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Bold style masks some flimsy ideas

Marianne Ackerman

Anyone familiar with the slow-motion, dream-like world of the American theatrical innovator Robert Wilson will notice an immediate – if superficial – similarity with the DNA troupe’s This is what happens in Orangeville, brought to town from Toronto this week by the Theatre Festival of the Americas.

Whether writer/director Hillar Liitoja comes anywhere near Wilson’s rigor and breadth of imagination is a highly debatable question. Ostensibly, the piece is a confrontation between a 14-year-old boy who has strangled two children and the psychiatrist charged with investigating his mental health. Friends and relatives loom on the fringe, spouting fragments of reaction.

Stage time seems measured in eons. A slow-witted man stands catatonic, holding driftwood, muttering about his neighbors; a dimple-cheeked mother chats on about their family life, meanwhile preparing an omelette which she hands to a spectator; a naked girl holding balloons appears from a trap door and inches her way across the room; a loony fellow rambles on about the position of Jupiter at the time of the killing. Half a dozen times, the boy dismisses his psychiatrist without a real exchange.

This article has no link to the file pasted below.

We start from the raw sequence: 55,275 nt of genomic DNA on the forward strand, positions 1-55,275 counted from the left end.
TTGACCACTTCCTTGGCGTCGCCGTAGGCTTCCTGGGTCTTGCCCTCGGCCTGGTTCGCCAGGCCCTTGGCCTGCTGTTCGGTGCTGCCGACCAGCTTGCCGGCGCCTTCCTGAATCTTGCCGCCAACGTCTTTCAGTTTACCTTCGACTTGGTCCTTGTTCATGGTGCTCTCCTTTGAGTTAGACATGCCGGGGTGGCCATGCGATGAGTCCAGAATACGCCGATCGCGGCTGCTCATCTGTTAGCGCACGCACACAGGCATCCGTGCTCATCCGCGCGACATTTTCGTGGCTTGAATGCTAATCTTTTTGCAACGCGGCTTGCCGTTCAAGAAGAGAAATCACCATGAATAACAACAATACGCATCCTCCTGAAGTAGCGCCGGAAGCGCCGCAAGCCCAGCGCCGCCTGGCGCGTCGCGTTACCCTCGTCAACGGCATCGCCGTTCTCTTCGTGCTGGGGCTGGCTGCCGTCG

Clearly, character and motivation aren’t the point here. This living museum of human types seems to be about the repression, self-delusions and dangerous bestiality to be found underneath the ordinary chatter of small-town life. Next to the long line of earnest-issue plays which persist on English-Canada stages, this is definitely a new approach to headline-inspired theatre.

But Liitoja’s bold style doesn’t quite mask the fact that underneath are some pretty flimsy and pretentious ideas. Any 10-minute excerpt would adequately sum up the whole. Evil may be banal, as Hannah Arendt said after attending Adolph Eichmann’s trial 25 years ago. But that’s no excuse for the same fault in a work of art about evil.

Where DNA’s assault on conventional theatre really works (and probably works against its own theme) is breaking down barriers between spectators. The house lights (including 100 100-watt bulbs) are on throughout. About 100 spectators are seated at various angles in and around the action, so you can wave at friends, exchange shrugs, observe giggles, nod at grimaces, go for a drink, change seats or walk out without in any disturbing the performance. Frankly, watching people watch Orangeville is a lot more interesting than Orangeville itself.

The Gazette
June 5, 1987